On the ever-important participation, leadership and representation of women in LGBTQI spaces
Women have been at the centre of LGBTQI forums and events in Mumbai, ensuring that there are safe spaces for other lesbians, bisexual and trans women | #FirstCulture
Women are the most neglected group in the queer rights movement. First, because of their gender, and second, because of their sexuality, they face double the amount of discrimination. In fact, “angry lesbian” is a catch phrase, though not many really care to understand where that seething anger comes from.
It is years of cultural and social subjugation screaming out loud. Women have long been seen as creatures who are incapable of having sexual desires, that their only job is to be a man’s fantasy. However, things have changed this year at the Mumbai Pride Parade – or the Queer Azaadi Mumbai Pride. Here, women took the lead when it came to the Queer Networking Now event, the cricket match - The Queer Premier League, the official pre-Pride party, the official post-Pride party and most importantly, the pride parade itself, where the permission letter bore the signature of a queer woman.
I chatted with Koninika Roy, advocacy officer of the Humsafar Trust who sought the permissions for the Pride and asked her to comment on women leading and participating in the events in the march. I was quickly slammed by her.
“This question in itself is discriminatory, Harish. I had no doubt that women are strong enough to take lead of the pride.”
She further added, “I am not the first woman to put her name on the letter. And I can assure you, I will not be the last." Koninika works with an organisation that is known for working towards LGBT rights at a time when it was not so easy to speak about the issue. She now has her name mentioned in a permission letter of an event that had more than 10,000 attendees.
Koninika has also co-led several other initiatives – she is the co-organiser of Queer Premier League, a cricket match by lesbian, bisexual and transgender (LBT) women, which had over 90 cricketers participating.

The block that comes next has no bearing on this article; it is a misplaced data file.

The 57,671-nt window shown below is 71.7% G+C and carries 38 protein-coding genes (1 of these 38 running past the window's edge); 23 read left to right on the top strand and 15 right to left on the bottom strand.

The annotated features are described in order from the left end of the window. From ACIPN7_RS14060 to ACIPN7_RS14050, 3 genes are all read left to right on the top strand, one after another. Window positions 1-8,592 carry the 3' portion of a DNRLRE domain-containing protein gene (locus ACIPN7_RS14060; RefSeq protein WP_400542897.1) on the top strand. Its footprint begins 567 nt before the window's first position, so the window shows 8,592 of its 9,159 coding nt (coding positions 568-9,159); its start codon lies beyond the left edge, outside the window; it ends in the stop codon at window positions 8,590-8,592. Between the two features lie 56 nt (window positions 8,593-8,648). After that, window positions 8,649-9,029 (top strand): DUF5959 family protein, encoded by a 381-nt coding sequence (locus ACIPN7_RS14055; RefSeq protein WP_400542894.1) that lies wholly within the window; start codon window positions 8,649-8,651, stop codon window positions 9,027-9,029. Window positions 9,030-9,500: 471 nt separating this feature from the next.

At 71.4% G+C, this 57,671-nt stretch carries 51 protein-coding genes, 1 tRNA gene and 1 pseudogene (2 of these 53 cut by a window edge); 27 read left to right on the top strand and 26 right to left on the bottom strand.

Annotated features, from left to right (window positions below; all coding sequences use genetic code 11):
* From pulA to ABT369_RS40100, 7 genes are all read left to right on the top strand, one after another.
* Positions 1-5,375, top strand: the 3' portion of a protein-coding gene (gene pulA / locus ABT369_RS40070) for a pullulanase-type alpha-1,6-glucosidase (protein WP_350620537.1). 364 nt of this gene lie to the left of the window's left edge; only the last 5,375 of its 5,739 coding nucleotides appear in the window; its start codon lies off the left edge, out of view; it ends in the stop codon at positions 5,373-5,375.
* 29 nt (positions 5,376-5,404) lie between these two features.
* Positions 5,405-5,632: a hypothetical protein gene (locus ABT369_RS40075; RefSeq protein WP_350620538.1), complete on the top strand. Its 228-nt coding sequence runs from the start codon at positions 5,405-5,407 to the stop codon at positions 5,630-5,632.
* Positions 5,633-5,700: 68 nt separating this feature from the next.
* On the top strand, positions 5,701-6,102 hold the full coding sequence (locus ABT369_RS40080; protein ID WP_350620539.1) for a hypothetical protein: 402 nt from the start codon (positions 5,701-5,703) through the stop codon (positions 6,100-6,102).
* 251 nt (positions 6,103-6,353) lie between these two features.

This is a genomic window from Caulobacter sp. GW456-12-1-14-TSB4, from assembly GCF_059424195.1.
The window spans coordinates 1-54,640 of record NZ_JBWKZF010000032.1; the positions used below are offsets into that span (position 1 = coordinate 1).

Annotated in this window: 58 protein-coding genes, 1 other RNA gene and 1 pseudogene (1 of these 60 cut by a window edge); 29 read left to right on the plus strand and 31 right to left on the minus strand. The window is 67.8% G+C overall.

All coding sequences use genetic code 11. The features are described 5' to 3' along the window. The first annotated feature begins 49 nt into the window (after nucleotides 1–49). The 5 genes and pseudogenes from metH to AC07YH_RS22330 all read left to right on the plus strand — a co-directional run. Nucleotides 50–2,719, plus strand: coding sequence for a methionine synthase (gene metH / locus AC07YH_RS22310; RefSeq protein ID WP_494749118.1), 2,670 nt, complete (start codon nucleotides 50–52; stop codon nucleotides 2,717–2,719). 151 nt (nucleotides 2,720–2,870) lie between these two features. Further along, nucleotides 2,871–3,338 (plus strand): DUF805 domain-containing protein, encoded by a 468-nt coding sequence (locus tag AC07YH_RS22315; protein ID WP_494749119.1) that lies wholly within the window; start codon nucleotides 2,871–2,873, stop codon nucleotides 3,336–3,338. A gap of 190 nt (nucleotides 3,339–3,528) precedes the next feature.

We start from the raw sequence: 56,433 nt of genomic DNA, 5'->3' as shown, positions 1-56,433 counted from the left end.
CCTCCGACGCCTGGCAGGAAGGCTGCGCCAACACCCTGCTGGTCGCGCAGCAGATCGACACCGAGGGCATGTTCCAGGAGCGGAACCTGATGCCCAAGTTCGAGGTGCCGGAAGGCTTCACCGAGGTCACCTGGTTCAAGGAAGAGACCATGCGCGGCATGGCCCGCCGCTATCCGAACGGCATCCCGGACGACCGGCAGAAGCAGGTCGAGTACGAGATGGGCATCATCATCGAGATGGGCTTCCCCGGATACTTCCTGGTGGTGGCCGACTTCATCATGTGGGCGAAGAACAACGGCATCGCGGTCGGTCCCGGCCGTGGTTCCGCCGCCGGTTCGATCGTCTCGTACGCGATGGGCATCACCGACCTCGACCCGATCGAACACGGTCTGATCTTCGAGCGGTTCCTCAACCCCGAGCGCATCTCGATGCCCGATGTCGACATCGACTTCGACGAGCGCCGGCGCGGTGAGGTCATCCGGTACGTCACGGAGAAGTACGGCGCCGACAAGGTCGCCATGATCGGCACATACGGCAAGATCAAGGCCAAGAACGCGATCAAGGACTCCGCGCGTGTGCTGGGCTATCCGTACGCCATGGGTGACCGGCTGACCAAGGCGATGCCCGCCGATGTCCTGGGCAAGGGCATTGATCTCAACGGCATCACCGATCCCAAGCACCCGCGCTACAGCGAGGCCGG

“Women have a proven capacity for leadership in the Indian LGBT rights movement. It is remarkable that most men, even in activist and academic spaces, think that we need them to appropriate our contribution. This is the most common problem I face from my peers -- a rampant invisibilsation of our proven capacities. It is important to acknowledge us as equals rather than some lip service about supporting and empowering us,” said activist Sonal Giani.
And yet, captain Mithali Raj is still referred to as the 'female Sachin Tendulkar'. She herself mentioned this at the We The Women conference organised by Barkha Dutt. With all due respect to Sachin Tendulkar, such a phrase does not acknowledge the talent and hardwork of Mithali Raj, who started off at the same age and won medals, but didn't receive the right push.
Parched is the organiser of the pre-Pride party. Anuja, the head of Parched, clearly states, "This is not any sort of war against men. It is about the patriarchal mindset that we all should aim at crushing. Hopefully, some years later, women leading anything would not be story, but rather the norm.”
Sakshi from Gaysi Family seems to agree. "We weren't intending to break the heterosexual cis-gendered hegemony. We didn't set out to make a statement. We just wanted a safe space for women, because we know that many queer women and non-binary people don't attend parties which are dominated by cis-gay and bisexual men. The gay men didn't organise the party, so we became the default post-Pride party. It is not by plan, but by design," says Sakshi.
LBT women-led group Gaysi Family organised the official post-Pride party last year, too. “Queer women and non-binary persons thrive in spaces that are non-discriminating and safe,” says Sakshi. Speaking about the number of women and non-binary persons who attend the party, she said, “Last year, we had more than 300 women. We will up the ante this year. To ensure that men don't outnumber women here, we have requested every man to accompany a woman. And men who don't know of a lesbian, bisexual or trans woman can reach out to us. We can assist." Reaffirming that she believes in the goodness of men, she said, “There are good men, and there are misogynists. We would love for all the good, respectable feminist men to join us.”
The movement is largely led by cis-gendered homosexual men. As a cis-gendered homosexual man who is seen as a leader of the movement, I understand the irony behind writing this piece. But it is time that we acknowledge and understand that we only grow up by sharing our spaces and acknowledging our privilege. By understanding that men aren't doing women a favour by letting them in, so there is no reason for us to be condescending. We do ourselves and the movement a favour, because bringing together diverse voices and voices that have long been silenced, adds a dash of enthusiasm and energy and propels the movement several levels further.
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